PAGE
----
I’ve always said there are many parallels between coding and cooking, so when our content team approached me about taking to the kitchen for an interactive cooking show, my answer was an immediate “yes.”
After spending a day in the spotlight while filming the first installment of “Baking with Jonathan,” I spent some time decompressing and realized that a lot of what we did that day while shooting our Interactive Video could be related to coding.
Here are five examples of decoding the recipe that coding cooks will appreciate.
1. Declare all of your variables.
When cooking (especially on video!), it’s often helpful to get all of your ingredients together and measured ahead of time. This is very similar to declaring all of your variables at the beginning of a code block, which some programming languages require.
2. Be procedural.
When writing out a recipe, you have to take care to make sure things are in a logical order so that someone following the instructions doesn’t run into any problems. Little did my grandmother know that when she was filling her recipe book with instructions, she was actually compiling software for my parents – and now my sister and cousins and I – to execute on our kitchen processors.
3. Space management is key.
Counter management is just as important as memory management – every time you malloc a new bowl, cutting board, or rolling pin in your workspace, you’ve got to make sure you get it washed and out of the way before you need that space for another part of the recipe later.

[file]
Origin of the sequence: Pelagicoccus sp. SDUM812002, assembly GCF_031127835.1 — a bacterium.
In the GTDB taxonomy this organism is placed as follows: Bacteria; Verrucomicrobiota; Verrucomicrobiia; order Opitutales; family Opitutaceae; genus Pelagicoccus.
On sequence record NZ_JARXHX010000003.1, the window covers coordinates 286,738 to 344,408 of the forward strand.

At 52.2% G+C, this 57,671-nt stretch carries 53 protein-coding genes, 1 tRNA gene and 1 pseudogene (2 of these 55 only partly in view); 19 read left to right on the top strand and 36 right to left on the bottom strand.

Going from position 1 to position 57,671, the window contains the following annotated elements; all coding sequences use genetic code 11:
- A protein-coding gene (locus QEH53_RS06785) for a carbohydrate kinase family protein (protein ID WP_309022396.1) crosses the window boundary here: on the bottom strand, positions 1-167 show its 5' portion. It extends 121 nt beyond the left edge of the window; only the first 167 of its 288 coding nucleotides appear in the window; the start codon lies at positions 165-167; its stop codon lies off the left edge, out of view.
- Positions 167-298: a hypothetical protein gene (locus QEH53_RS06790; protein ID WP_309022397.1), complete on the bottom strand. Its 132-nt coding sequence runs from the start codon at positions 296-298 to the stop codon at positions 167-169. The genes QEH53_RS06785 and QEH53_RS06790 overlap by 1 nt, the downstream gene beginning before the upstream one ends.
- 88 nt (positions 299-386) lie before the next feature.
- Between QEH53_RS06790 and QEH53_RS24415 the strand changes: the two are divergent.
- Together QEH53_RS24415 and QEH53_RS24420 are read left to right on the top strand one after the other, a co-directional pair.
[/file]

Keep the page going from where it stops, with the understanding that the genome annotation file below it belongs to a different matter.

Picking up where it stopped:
4. Careful with context switching.
Of course, some of your kitchen appliances are limited resources, like the oven, or the number of burners on the stove, and you can pay an efficiency cost for context switching (or, in layman’s terms, changing tasks midstream, resulting in a period of unproductive time). For example, if you start cooking in a small pot but then realize halfway into the recipe that you need a larger pot, you have to transfer to a larger pot, which is cold, as is the burner. This’ll take extra time to heat up to get you back to where you left off, which wastes time in the cooking process.
The same can be said with context switching on a computer. If I change directions midstream, the PC needs to save the current state of the processor into a special memory space, then load the new task on to the processor, which slows everything down.
5. Avoid deadlock.
Luckily, much of the work can be multithreaded (or multitasking to create parts of the recipe), provided you make sure to “lock” during the proper steps. If you aren’t careful, and you get ahead of yourself, it’s easy to deadlock. In coding, “mutex” (short for “mutual exclusion”) is a way to do resource management in a situation where two processes are expecting to use the same resources (or the same counter space).
Deadlock in cooking can easily happen without proper planning. For example, you need the drippings from a roast before you can make Yorkshire pudding, so if you took up the entire counter making the bread part of the Yorkshire pudding recipe, you’d have nowhere to take the roast out and set it, and therefore would be blocking yourself from making the pudding.
Are you a coder who likes to dabble in the kitchen? Let me know if there are any other correlations between cooking and coding that I may’ve missed. Interested in making your own Interactive Video? Click here to get started.